ERIC Identifier: ED479182
Publication Date: 2003-09-00 
Author: Lawrence, Barbara Kent 
Source: ERIC Clearinghouse on Rural Education and Small Schools Charleston WV. 

Back to the Agora: Workable Solutions for Small Urban School Facilities. ERIC Digest. 

Two preconceptions make providing facilities for small schools a challenge: that they will be more expensive per student than facilities for large schools, and that teaching and learning must occur in isolation from the community. Yet Socrates taught in the "agora," an open market in ancient Athens, which, like the Roman "forum," functioned as a marketplace for ideas and commerce. For students and teachers it offered an ideal place in which to learn and teach. This Digest suggests adapting such a model to meet modern needs, and shows that there are successful small schools that have already done so while reducing costs. 

Several successful and innovative small urban schools (discussed below) have created places that are the modern equivalent of the agora, places where students and adults can interact with the community, share resources, and learn from each other. Such school designs can be "courageously evolutionary--not just astoundingly revolutionary" (Bergsagel, 2002, p. 1). 

In a foresighted report, researchers DeArmond, Taggart, and Hill (2002, p. 5) identified five trends of education that should guide decisions about facilities: "pressure on schools to perform for all students, . . . demands for the personalization of learning, new technologies, periodic shortages of teachers, and shifts in student population and residency patterns." These pressures may require that school facilities be reconfigured in creative and innovative ways. DeArmond et al. suggest that "facilities should focus on students' learning and achievement . . . be flexible . . . be responsive . . . trade-offs and choices should be transparent . . . provisions should be driven by data, and facilities should be economically efficient" (DeArmond et al., p. 13).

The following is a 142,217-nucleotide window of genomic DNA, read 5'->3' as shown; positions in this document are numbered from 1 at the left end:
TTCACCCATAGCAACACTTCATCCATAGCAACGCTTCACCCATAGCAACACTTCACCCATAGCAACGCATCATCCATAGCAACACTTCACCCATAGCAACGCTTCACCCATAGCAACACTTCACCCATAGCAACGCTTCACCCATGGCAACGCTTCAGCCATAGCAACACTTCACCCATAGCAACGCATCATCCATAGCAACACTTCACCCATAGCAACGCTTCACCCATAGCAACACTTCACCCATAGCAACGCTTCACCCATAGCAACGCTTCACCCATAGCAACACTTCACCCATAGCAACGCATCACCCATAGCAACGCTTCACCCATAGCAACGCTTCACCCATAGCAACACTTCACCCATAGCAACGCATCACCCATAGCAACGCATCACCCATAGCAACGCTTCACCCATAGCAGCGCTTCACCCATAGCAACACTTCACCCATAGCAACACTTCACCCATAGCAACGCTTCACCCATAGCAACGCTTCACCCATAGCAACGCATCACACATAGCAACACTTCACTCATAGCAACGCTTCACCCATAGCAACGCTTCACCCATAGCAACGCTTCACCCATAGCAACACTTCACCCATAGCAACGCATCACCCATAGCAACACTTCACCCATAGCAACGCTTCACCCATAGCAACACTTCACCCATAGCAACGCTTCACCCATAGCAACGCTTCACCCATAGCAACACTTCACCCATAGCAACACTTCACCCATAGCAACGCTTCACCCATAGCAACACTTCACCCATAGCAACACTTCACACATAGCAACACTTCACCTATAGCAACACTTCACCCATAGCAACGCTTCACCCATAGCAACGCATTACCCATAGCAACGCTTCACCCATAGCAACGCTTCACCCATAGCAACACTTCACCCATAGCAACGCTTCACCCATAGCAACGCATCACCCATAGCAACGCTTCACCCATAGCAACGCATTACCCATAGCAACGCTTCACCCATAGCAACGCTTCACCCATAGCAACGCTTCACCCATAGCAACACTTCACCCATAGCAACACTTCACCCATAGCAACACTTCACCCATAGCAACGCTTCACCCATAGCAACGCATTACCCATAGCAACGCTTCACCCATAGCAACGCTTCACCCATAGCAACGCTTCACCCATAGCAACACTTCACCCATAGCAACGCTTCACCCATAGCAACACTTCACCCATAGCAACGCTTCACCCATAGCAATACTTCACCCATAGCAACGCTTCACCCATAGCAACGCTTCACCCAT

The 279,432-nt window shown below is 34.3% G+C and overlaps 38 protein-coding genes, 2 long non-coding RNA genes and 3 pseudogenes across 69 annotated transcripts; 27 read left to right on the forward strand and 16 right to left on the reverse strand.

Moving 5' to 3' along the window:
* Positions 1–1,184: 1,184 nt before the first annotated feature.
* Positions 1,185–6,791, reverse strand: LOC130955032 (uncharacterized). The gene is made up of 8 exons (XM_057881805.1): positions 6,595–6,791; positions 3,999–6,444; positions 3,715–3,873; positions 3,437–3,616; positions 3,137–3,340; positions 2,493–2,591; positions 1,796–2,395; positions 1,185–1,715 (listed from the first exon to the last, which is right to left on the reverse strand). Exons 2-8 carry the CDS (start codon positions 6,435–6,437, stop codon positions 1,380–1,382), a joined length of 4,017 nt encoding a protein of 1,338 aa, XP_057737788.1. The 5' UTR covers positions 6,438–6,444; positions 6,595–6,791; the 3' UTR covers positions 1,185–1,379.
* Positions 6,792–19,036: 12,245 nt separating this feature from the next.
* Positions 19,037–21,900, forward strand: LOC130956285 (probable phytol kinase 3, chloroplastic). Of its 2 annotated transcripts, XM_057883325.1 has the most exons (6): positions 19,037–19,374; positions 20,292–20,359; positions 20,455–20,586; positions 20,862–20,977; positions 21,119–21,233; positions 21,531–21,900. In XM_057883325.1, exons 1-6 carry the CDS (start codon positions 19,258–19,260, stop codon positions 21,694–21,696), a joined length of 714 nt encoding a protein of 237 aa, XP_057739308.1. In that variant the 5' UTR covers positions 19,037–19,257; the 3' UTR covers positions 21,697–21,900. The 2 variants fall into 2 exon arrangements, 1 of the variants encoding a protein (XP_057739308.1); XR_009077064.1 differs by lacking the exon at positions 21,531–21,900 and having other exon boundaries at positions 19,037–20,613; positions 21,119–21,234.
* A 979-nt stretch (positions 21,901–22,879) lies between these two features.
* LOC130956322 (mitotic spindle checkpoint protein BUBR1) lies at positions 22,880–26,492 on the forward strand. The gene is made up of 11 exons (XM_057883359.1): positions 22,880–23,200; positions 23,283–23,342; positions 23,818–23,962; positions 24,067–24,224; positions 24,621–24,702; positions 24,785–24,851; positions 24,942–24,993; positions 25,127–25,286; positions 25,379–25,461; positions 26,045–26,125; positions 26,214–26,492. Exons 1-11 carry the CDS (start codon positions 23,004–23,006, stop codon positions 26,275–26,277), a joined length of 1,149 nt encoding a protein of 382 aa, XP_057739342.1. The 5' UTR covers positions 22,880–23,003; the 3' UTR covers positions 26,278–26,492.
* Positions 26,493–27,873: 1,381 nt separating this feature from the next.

How can the ideas of the ancient Greeks and modern researchers in education apply to school facilities? 

* Create small schools that have greater flexibility and personalized opportunities for teaching and learning (Darling-Hammond, 2002; Lawrence et al., 2002). Small scale supports these qualities in at least two ways: (1) by aiding people in getting to know each other and in being known and (2) by offering the flexibility that will allow for changes in teaching needed to serve the largest (and most mobile) cohort of students in U.S. history (Sack, 2001, p. 15; Bergsagel, 2002, p. 2). 

* Create a facility that supports the educational program and allows its occupants to focus on their primary goals of teaching and learning. 

* Involve the community in open discussions of the goals and mission of the new or renovated school and plan accordingly to gain community support (U.S. Department of Education, 2000). 

* Obtain as much accurate information about the condition of the facility as possible to inform decision making. Such information is not always readily available but should be sought to avoid the skewing of information to serve particular interest groups (Beaumont & Pianca, 2000). 

* Plan for efficiency. The word "efficient" has grim connotations for advocates of small schools because it has often justified closing schools. New research, however, challenges "economies of scale" by showing that large schools can be inefficient and small schools efficient. Reports offering new staffing models and budgets show small schools can be cost-effective to operate (Darling-Hammond, 2002, pp. 60-64) and cost-effective to build (Lawrence et al., 2002).